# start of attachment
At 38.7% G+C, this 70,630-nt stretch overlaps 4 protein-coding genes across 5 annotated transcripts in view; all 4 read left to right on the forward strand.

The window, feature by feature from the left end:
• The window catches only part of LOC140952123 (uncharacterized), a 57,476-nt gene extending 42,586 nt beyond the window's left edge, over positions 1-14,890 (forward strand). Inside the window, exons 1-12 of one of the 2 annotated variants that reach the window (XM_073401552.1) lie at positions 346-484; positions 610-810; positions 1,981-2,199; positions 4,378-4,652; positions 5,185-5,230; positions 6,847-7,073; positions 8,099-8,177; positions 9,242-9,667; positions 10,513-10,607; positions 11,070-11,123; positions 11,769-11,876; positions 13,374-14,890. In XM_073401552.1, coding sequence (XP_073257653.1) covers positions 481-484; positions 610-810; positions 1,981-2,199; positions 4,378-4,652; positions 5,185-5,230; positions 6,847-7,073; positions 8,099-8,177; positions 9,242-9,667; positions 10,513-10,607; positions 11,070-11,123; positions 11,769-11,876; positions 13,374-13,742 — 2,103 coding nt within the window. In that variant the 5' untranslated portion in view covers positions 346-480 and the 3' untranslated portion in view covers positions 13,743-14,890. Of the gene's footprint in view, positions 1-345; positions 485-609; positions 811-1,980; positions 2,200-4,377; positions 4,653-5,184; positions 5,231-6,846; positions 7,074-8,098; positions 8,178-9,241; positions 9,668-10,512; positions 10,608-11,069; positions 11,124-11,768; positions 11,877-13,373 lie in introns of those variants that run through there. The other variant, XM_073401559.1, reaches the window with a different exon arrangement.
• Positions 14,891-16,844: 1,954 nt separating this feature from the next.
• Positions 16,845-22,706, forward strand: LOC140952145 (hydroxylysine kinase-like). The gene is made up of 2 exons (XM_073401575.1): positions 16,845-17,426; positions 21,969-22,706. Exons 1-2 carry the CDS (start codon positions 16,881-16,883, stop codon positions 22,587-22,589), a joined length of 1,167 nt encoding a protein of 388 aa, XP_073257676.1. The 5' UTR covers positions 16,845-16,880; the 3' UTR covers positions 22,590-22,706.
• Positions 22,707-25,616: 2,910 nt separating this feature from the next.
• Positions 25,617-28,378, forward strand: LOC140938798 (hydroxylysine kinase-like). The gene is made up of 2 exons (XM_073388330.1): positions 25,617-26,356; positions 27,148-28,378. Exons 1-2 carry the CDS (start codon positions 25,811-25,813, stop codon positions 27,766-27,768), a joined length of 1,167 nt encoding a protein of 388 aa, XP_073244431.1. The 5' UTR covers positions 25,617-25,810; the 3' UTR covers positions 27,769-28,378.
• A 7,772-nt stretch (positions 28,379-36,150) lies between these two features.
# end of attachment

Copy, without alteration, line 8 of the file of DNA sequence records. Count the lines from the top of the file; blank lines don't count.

• A 7,772-nt stretch (positions 28,379-36,150) lies between these two features.